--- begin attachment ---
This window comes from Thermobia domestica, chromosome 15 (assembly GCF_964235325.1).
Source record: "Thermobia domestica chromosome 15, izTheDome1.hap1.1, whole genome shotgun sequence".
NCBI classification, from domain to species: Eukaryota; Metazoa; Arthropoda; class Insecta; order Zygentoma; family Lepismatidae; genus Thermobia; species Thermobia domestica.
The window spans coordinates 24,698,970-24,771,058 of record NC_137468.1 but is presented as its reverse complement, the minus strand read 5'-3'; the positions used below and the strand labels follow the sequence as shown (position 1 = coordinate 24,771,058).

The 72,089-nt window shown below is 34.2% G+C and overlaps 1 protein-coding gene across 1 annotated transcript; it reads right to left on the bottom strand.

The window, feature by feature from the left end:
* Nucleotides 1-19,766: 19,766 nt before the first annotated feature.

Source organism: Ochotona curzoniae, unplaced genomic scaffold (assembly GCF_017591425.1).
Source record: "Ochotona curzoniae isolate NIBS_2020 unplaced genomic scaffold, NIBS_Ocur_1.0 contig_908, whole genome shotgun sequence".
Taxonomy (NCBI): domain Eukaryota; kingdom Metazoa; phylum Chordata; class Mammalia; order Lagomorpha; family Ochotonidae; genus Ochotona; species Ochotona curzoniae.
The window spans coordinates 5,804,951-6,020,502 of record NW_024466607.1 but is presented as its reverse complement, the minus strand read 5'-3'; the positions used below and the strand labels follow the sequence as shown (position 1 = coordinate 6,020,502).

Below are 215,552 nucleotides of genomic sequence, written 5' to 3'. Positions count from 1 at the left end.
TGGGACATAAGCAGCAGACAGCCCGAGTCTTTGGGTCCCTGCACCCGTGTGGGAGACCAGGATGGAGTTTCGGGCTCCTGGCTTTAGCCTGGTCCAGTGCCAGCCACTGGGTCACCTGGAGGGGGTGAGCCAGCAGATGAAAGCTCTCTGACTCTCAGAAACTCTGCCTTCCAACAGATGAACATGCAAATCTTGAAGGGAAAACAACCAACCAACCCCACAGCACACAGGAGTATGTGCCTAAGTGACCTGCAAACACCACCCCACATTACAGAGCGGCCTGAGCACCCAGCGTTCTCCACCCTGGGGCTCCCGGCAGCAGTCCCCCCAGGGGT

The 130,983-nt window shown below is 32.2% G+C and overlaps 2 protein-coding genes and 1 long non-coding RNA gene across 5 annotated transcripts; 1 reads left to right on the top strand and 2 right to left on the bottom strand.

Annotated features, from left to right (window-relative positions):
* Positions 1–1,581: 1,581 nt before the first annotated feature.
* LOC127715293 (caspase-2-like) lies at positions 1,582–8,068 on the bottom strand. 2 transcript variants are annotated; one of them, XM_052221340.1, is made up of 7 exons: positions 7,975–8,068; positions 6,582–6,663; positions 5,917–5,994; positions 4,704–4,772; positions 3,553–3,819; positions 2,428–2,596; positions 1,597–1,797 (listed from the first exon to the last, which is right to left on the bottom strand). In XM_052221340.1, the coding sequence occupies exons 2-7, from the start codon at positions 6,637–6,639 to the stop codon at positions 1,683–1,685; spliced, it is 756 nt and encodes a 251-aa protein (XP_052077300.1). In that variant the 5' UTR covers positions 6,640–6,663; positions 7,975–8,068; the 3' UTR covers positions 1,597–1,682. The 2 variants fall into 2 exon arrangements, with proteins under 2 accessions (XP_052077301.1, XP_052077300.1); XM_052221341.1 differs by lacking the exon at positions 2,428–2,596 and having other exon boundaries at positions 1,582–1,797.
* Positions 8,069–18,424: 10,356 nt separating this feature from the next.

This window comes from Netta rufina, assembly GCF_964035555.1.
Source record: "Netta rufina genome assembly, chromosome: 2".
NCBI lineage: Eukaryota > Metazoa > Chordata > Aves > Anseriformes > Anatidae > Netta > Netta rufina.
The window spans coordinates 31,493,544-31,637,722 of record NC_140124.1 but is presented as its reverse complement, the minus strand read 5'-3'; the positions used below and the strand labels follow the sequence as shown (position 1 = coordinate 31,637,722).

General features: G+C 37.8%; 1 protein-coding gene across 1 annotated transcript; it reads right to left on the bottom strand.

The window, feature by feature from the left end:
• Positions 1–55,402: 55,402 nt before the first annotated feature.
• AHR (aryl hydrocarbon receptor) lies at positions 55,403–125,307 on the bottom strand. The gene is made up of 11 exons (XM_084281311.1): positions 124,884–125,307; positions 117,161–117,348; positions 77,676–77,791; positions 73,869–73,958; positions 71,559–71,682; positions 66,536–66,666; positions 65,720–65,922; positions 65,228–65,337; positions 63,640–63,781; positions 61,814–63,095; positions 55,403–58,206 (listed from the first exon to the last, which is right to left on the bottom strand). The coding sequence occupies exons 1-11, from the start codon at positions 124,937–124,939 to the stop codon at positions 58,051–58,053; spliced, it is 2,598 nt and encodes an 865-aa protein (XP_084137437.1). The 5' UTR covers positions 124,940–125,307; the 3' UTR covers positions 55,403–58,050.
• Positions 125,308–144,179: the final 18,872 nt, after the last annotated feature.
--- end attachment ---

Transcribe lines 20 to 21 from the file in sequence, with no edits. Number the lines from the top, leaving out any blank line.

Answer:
Source record: "Netta rufina genome assembly, chromosome: 2".
NCBI lineage: Eukaryota > Metazoa > Chordata > Aves > Anseriformes > Anatidae > Netta > Netta rufina.